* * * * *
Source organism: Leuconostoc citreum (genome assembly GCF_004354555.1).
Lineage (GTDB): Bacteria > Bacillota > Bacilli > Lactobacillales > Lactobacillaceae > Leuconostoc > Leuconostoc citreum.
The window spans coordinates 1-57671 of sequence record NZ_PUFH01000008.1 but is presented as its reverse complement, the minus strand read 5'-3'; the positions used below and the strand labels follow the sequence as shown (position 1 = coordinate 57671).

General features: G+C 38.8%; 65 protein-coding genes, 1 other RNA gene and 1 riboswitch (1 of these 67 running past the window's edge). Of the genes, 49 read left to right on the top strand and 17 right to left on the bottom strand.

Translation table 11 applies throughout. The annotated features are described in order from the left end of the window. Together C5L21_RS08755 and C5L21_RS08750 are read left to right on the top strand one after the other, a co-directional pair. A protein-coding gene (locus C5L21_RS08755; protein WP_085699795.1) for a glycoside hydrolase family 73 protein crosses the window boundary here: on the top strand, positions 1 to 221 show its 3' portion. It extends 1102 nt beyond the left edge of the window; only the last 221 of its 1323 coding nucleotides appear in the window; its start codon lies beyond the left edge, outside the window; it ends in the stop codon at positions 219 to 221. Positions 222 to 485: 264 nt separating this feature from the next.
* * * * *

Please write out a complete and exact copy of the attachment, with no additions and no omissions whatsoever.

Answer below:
Source organism: Leuconostoc citreum (genome assembly GCF_004354555.1).
Lineage (GTDB): Bacteria > Bacillota > Bacilli > Lactobacillales > Lactobacillaceae > Leuconostoc > Leuconostoc citreum.
The window spans coordinates 1-57671 of sequence record NZ_PUFH01000008.1 but is presented as its reverse complement, the minus strand read 5'-3'; the positions used below and the strand labels follow the sequence as shown (position 1 = coordinate 57671).

General features: G+C 38.8%; 65 protein-coding genes, 1 other RNA gene and 1 riboswitch (1 of these 67 running past the window's edge). Of the genes, 49 read left to right on the top strand and 17 right to left on the bottom strand.

Translation table 11 applies throughout. The annotated features are described in order from the left end of the window. Together C5L21_RS08755 and C5L21_RS08750 are read left to right on the top strand one after the other, a co-directional pair. A protein-coding gene (locus C5L21_RS08755; protein WP_085699795.1) for a glycoside hydrolase family 73 protein crosses the window boundary here: on the top strand, positions 1 to 221 show its 3' portion. It extends 1102 nt beyond the left edge of the window; only the last 221 of its 1323 coding nucleotides appear in the window; its start codon lies beyond the left edge, outside the window; it ends in the stop codon at positions 219 to 221. Positions 222 to 485: 264 nt separating this feature from the next.